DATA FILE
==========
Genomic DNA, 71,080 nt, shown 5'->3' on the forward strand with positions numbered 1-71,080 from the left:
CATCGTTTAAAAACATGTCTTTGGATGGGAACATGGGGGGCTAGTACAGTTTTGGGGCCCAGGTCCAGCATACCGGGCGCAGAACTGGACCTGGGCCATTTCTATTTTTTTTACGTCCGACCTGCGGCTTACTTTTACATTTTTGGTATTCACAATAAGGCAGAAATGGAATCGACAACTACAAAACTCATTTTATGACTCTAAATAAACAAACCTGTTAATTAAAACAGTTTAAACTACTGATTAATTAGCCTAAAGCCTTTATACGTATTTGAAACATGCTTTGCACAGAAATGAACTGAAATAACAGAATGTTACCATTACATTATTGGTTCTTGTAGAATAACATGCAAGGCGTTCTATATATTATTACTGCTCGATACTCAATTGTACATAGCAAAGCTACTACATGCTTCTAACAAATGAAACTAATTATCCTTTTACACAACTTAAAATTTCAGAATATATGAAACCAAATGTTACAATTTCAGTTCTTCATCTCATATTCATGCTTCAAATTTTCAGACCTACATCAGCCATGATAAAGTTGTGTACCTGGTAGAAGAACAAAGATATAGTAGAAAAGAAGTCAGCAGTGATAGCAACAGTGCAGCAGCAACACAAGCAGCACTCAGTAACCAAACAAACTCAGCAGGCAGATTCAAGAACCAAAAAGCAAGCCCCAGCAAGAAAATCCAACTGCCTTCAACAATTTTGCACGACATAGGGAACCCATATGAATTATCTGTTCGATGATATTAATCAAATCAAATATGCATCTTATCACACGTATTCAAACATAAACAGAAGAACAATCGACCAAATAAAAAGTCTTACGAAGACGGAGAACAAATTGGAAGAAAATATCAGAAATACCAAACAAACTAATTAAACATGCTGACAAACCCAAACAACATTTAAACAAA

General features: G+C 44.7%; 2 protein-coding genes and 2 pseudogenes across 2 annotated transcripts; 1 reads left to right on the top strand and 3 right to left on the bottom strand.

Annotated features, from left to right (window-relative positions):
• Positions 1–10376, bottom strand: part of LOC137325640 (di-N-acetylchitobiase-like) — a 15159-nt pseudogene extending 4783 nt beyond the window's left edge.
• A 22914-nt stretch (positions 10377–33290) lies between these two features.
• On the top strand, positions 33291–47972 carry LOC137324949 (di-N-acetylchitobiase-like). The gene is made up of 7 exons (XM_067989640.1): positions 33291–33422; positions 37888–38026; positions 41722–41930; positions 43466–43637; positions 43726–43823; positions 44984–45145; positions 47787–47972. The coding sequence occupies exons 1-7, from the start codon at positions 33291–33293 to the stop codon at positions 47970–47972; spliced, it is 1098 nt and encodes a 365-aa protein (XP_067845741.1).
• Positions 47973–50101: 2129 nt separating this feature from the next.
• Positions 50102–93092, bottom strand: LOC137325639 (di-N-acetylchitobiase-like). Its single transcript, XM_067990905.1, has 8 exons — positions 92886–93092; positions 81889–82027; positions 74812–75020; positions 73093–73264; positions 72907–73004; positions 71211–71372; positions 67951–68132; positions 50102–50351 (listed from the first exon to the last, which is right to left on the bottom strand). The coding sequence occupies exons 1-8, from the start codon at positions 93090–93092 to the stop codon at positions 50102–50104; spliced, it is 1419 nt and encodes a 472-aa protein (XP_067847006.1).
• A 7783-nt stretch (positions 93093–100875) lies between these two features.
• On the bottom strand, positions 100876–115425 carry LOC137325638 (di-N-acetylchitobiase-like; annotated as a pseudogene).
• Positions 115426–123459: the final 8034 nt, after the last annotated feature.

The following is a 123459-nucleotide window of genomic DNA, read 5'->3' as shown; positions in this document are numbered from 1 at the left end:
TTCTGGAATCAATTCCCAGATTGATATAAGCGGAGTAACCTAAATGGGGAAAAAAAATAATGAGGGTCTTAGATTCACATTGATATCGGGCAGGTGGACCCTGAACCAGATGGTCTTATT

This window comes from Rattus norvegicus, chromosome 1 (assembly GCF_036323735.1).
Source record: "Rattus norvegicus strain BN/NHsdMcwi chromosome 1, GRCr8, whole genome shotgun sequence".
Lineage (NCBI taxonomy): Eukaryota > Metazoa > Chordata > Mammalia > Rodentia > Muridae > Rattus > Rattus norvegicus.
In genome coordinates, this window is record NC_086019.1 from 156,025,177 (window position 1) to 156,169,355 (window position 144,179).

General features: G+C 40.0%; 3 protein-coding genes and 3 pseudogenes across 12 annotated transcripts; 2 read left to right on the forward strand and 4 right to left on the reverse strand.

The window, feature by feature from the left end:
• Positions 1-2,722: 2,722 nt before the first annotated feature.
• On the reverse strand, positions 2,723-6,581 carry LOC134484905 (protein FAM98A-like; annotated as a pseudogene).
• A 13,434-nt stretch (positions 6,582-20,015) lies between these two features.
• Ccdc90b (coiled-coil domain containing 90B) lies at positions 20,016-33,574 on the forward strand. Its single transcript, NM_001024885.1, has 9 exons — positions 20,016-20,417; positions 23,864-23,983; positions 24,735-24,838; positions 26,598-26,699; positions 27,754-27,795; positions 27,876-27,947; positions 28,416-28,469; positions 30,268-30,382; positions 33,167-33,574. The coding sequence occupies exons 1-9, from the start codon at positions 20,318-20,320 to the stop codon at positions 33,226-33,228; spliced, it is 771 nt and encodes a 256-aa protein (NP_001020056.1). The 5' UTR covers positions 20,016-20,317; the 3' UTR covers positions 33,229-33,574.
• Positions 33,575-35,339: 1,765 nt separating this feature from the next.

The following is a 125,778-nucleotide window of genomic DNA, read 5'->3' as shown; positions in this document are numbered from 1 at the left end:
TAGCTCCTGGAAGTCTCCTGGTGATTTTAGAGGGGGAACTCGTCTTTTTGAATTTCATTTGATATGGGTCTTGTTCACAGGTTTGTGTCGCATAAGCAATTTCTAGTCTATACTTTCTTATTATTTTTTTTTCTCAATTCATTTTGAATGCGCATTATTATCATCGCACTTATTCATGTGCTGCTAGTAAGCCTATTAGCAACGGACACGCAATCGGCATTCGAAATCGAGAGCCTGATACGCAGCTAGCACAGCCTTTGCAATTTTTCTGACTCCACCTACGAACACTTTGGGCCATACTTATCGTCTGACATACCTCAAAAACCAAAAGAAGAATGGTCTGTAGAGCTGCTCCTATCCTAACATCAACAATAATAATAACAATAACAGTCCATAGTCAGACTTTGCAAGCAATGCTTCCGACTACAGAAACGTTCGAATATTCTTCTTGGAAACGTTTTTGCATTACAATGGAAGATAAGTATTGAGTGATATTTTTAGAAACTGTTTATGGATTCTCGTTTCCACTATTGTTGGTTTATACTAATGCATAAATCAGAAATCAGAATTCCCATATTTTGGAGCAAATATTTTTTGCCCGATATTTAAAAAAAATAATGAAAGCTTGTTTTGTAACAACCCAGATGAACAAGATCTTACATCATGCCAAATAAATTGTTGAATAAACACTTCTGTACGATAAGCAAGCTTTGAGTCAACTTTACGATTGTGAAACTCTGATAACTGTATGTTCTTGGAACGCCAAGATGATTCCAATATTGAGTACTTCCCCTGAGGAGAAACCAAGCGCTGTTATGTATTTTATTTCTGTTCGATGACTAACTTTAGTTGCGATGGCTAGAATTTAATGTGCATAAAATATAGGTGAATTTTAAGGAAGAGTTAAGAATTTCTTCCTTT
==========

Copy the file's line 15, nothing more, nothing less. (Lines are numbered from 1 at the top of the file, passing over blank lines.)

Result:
This window comes from Rattus norvegicus, chromosome 1 (assembly GCF_036323735.1).